Future astronauts headed to the moon may have an easier time finding water and digging up ice than had been thought.
In a paper published in Monday’s Nature Astronomy, a team of scientists used SOFIA, an infrared telescope mounted inside a 747 jumbo jet, to make observations that showed unambiguous evidence of water on parts of the moon where the sun shines.
“This discovery reveals that water might be distributed across the lunar surface and not limited to the cold shadowed places near the lunar poles,” Paul Hertz, the director of NASA’s astrophysics division, said during a news conference on Monday.
Although that water could be difficult to collect by astronauts, another group of researchers also reported on Monday that in addition to big, frigid, deep and potentially treacherous craters in the moon’s polar regions, smaller and shallower depressions in the same areas may also be cold enough to hold onto water ice for millions, if not billions, of years.
These small water ice deposits could be a “real game changer,” Paul O. Hayne, a professor of astrophysical and planetary sciences at the University of Colorado, who led that research, said in an interview. “It could make it much more accessible to future astronauts and rover missions.”
The moon’s South Pole has become a desired destination for a number of robotic missions by NASA, China and other space programs.
Such ice might not only provide water for future astronauts to drink, but water molecules can also be broken apart into their constituent hydrogen and oxygen atoms. The oxygen would give the astronauts something to breathe. Hydrogen and oxygen can also be used as rocket propellant for trips home to Earth or even some day to Mars and beyond.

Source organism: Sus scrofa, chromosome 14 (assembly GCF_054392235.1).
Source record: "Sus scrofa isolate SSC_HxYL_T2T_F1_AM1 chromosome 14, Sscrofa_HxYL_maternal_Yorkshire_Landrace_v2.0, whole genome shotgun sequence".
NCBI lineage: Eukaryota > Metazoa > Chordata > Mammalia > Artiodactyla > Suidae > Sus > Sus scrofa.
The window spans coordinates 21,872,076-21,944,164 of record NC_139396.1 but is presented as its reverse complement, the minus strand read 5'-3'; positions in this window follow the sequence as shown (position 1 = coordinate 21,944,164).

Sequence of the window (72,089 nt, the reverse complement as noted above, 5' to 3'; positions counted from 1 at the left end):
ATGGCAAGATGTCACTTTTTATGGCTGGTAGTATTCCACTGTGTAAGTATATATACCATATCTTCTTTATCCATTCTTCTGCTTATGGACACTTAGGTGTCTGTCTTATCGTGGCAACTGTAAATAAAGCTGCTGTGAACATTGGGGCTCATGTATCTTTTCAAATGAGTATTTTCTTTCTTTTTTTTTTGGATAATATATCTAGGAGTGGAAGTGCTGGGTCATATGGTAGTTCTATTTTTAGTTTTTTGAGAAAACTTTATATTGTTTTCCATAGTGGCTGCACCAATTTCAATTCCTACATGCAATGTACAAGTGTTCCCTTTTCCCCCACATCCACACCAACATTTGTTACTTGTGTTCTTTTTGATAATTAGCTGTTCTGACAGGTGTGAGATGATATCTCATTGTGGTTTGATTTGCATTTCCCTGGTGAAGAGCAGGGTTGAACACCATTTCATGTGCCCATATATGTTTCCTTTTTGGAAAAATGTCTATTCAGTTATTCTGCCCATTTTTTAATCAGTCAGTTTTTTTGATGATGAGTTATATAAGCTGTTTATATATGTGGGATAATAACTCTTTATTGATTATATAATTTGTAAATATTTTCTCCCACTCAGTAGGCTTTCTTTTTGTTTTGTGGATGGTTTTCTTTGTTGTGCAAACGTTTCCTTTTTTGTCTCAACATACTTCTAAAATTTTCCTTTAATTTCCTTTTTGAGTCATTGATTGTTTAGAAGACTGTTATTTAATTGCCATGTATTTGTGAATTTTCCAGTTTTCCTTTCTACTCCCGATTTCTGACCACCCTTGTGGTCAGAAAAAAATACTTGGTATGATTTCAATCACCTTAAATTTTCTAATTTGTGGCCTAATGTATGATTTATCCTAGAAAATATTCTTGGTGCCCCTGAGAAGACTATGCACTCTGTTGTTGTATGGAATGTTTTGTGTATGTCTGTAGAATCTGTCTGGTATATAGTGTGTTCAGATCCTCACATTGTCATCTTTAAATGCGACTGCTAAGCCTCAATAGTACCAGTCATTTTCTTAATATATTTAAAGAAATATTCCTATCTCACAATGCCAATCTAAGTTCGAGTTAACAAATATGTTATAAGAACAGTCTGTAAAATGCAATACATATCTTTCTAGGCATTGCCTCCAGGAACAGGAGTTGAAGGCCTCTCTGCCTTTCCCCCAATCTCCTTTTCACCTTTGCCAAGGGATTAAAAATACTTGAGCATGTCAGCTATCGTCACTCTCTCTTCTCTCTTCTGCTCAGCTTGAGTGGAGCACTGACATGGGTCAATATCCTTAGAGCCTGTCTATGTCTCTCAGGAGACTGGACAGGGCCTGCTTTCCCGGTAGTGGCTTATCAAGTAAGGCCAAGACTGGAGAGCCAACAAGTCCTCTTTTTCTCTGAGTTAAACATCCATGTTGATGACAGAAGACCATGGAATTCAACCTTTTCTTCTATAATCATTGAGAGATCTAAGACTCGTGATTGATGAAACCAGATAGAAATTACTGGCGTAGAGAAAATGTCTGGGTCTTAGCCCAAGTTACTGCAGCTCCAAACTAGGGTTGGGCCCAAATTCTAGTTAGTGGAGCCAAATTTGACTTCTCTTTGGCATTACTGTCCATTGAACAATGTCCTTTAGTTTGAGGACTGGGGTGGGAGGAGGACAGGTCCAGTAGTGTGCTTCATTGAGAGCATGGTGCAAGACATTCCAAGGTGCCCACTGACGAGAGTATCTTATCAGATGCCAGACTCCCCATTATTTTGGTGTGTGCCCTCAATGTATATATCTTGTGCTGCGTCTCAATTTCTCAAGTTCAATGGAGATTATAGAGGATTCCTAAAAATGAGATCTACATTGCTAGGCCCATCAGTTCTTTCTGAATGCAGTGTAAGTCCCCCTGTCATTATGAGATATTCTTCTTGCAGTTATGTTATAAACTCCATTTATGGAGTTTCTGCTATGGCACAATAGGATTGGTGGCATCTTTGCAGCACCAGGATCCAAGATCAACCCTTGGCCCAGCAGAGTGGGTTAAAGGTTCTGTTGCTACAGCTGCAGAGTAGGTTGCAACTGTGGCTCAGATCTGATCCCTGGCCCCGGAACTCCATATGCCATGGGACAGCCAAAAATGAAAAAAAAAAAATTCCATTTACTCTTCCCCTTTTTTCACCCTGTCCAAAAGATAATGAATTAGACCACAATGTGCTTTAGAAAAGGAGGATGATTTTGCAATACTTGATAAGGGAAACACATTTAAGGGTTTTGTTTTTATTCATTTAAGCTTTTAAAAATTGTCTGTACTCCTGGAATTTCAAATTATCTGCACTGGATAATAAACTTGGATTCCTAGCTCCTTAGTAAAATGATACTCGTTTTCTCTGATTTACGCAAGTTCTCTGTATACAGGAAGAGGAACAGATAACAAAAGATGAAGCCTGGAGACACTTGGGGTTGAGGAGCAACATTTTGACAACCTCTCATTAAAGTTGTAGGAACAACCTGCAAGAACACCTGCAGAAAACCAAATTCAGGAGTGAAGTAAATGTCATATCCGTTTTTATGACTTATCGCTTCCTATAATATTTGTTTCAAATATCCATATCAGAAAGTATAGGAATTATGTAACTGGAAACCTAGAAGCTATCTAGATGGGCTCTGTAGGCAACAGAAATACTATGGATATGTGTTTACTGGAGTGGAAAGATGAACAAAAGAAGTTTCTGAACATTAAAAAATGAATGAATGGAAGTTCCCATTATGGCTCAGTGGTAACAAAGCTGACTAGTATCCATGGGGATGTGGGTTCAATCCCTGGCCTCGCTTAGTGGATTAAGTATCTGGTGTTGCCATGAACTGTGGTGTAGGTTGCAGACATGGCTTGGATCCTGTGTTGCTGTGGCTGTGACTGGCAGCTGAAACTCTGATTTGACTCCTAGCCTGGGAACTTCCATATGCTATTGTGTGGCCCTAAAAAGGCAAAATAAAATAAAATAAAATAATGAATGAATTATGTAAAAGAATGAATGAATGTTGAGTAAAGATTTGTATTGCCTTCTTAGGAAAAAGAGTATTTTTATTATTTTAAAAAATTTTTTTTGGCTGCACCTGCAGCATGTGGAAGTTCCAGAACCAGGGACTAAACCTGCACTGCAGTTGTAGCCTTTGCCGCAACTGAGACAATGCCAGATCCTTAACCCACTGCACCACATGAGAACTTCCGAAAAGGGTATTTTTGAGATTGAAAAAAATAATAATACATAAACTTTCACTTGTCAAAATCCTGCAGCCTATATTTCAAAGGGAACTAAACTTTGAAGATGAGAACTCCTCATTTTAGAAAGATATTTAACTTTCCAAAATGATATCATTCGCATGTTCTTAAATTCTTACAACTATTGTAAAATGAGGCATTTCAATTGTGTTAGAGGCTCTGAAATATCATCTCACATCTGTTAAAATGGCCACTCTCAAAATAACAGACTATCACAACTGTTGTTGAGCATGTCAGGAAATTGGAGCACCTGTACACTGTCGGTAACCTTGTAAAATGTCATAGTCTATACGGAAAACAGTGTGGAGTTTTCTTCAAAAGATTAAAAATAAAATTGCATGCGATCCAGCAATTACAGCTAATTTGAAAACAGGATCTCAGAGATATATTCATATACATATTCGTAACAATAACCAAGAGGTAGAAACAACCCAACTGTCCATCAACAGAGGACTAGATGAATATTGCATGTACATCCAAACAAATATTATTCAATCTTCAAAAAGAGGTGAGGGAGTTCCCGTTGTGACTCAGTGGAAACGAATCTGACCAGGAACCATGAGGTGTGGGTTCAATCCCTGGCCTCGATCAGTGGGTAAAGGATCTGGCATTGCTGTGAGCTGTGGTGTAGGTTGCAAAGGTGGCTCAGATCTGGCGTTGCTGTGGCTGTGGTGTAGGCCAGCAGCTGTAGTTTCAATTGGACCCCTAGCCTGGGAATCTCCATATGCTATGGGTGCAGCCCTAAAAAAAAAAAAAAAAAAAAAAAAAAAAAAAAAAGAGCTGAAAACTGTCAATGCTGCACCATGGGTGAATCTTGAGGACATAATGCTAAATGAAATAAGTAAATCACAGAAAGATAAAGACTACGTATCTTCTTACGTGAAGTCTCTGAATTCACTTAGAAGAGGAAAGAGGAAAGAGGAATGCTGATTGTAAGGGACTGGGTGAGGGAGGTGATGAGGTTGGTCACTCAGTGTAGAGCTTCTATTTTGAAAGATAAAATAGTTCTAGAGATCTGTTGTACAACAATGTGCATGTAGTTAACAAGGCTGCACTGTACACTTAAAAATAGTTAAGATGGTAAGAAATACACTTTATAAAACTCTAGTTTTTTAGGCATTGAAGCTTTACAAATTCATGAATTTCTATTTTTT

“Anytime we don’t need to pack water for our trip, we have an opportunity to take other useful items with us,” said Jacob Bleacher, chief exploration scientist for the NASA’s human exploration and operations directorate.
In the observations taken by NASA’s flying telescope, scientists were able to observe a wavelength of infrared light, at six microns, emitted by water molecules. Those emissions were seen in sunlit parts of the Clavius crater near the South Pole but not near the lunar Equator where temperatures get warmer.
Observations by spacecraft a decade ago had also suggested a more widespread distribution of water on the moon. Those measurements focused on a shorter, three-micron wavelength that was more ambiguous, unable to differentiate between a water molecule, which consists of two hydrogen atoms and one oxygen atom or hydroxyl, which has one hydrogen atom and one oxygen atom.
“Hydroxyl is actually the active ingredient in drain cleaners,” said Casey I. Honniball, a postdoctoral researcher at NASA’s Goddard Spaceflight Center in Greenbelt, Md., and lead author of the study that used SOFIA. “Hypothetically, if drain cleaner were on the moon, we could not tell the difference between the drain cleaner and water using the three-micron wavelength.”
The six-micron emissions are a “distinct chemical fingerprint” for water, Dr. Honniball said.
These observations cannot be performed from Earth’s surface because there is too much water in the lower atmosphere. Also, no lunar spacecraft, present or planned, has an instrument to examine this particular wavelength.
But SOFIA can. The aircraft, NASA’s Stratospheric Observatory for Infrared Astronomy, is a 747 with a sliding door that opens to allow a 106-inch, 17-ton telescope to peer into the night sky. But the observatory, a collaboration between NASA and the German Aerospace Center that has been in operation since 2010, is expensive, and the Obama and Trump administrations both sought to end the program. Each time, Congress has restored financing and SOFIA has continued flying.